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'Strange Magic' casts animated spell with pop tunes and fairies

/ Source: Reuters

NEW YORK (Reuters) - Take one feisty fairy princess, a misunderstood villain and a spunky elf, add a magical potion and a soundtrack of classic pop songs and you have the recipe for the George Lucas animated film "Strange Magic," a fairy tale about finding unexpected love.

Lucas, creator of the blockbuster "Star Wars" franchise, is the executive producer and wrote the story for the film that opens in U.S. theaters on Friday.

Inspired by "A Midsummer Night's Dream," with a cast of talking mushrooms, goblins and elves created by Lucasfilm Animation Singapore and Industrial Light & Magic, it is a tale Lucas has been working on between other projects for 15 years.

While the "Star Wars" films were created for 12-year-old boys, Lucas said "Strange Magic" is a musical fairy tale for young girls with a message about the most unlikely people falling in love.

"I wanted to see if I could tell a story using contemporary music, matching the words up to the story, which was a bit of a challenge and fun for me to do," Lucas, 70, said in a interview.

Fairies, elves and goblins battle for a magic love potion, created by the Sugar Plum Fairy, while belting out songs such "Can't Help Falling in Love," "Mistreated," "Trouble" and "Wild Thing."

"Strange Magic" travels between the magical Fairy Kingdom and the foreboding Dark Forest, where the menacing Bog King, voiced by actor Alan Cumming ("The Good Wife"), has imprisoned the Sugar Plum Fairy so love cannot enter his realm.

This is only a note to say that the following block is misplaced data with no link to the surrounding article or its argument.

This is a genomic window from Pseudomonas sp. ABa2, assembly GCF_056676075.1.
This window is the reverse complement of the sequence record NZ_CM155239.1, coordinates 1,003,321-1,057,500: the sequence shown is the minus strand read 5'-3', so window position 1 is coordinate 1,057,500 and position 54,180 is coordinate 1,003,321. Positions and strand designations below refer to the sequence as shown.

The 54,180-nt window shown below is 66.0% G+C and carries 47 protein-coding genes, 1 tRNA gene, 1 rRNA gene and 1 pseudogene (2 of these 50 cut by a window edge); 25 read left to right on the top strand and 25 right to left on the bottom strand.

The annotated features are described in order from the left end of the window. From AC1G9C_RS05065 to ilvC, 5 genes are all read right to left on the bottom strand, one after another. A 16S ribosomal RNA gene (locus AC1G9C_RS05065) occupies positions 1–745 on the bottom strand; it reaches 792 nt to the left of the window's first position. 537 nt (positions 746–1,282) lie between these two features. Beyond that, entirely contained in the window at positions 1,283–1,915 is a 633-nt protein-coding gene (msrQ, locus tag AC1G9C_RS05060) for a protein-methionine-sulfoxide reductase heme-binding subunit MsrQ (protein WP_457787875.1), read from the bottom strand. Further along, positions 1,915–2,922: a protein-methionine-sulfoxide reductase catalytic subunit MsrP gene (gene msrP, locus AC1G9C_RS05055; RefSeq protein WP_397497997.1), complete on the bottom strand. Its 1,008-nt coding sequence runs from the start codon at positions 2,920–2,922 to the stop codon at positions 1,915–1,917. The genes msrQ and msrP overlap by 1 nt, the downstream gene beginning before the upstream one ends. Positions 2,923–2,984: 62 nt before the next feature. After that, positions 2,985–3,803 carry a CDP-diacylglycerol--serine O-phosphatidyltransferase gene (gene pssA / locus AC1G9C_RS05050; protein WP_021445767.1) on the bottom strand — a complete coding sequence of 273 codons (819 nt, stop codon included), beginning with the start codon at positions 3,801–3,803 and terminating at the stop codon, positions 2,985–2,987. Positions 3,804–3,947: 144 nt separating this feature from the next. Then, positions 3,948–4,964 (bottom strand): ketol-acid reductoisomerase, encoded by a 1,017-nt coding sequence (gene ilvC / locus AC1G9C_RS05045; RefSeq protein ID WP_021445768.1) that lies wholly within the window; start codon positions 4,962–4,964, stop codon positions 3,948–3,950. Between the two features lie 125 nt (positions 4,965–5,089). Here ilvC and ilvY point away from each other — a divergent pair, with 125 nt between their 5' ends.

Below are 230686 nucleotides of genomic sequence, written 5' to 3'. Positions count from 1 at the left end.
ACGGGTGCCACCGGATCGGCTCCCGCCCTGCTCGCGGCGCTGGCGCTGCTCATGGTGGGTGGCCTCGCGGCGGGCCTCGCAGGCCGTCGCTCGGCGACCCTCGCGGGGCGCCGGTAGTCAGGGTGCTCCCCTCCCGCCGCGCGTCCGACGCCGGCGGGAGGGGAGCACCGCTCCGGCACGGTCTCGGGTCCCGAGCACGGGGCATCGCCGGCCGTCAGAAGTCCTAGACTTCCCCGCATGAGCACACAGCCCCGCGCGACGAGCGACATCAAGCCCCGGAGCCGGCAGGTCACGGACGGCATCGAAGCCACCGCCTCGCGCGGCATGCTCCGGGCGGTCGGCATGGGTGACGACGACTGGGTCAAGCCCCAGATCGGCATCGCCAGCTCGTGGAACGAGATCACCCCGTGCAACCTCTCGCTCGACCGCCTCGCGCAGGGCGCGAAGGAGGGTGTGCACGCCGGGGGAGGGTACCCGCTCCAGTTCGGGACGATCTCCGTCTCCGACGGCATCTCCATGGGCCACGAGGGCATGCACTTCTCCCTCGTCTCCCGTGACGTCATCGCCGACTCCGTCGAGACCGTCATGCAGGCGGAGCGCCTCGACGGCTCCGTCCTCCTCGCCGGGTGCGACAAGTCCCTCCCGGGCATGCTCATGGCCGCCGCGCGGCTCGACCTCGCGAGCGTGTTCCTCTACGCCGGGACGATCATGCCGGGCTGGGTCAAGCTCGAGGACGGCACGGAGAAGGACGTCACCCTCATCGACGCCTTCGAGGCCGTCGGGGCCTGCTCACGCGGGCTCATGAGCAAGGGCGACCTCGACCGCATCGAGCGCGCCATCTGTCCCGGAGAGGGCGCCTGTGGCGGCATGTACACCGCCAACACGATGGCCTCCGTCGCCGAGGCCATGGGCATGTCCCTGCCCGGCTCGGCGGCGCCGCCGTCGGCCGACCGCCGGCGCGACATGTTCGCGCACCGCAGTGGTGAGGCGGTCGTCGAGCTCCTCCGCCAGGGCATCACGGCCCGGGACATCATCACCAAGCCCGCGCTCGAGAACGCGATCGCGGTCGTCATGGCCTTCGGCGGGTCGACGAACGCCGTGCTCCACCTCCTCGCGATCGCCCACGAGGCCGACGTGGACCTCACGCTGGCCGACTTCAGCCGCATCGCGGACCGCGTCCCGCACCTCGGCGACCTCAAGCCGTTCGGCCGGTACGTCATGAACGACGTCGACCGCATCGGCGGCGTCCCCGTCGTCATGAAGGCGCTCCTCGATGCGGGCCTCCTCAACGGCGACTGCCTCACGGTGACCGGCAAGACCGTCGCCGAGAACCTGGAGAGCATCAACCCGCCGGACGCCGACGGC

Evan Rachel Wood ("The Ides of March") is the voice of Marianne, a fairy princess determined never to fall in love again after catching her fickle fiance cheating on her.

"She is kind of the anti-fairy princess," said Wood, adding the film "is sort of a 'Beauty and the Beast' but he doesn't turn into a prince in the end."

When Marianne's sister is kidnapped and taken to the Dark Forest, she sets off to free her from the angry Bog King, along with an elf named Sunny, voiced by Elijah Kelley ("The Butler").

"I really like that women especially, are being told, 'You can do it your way. You don't have to be controlled by a man. You can be as powerful, if not more so, and you can create your own destiny,'" said Cumming. "These are very new ideas in the realm of fairy tales."

(Editing by Eric Kelsey and David Gregorio)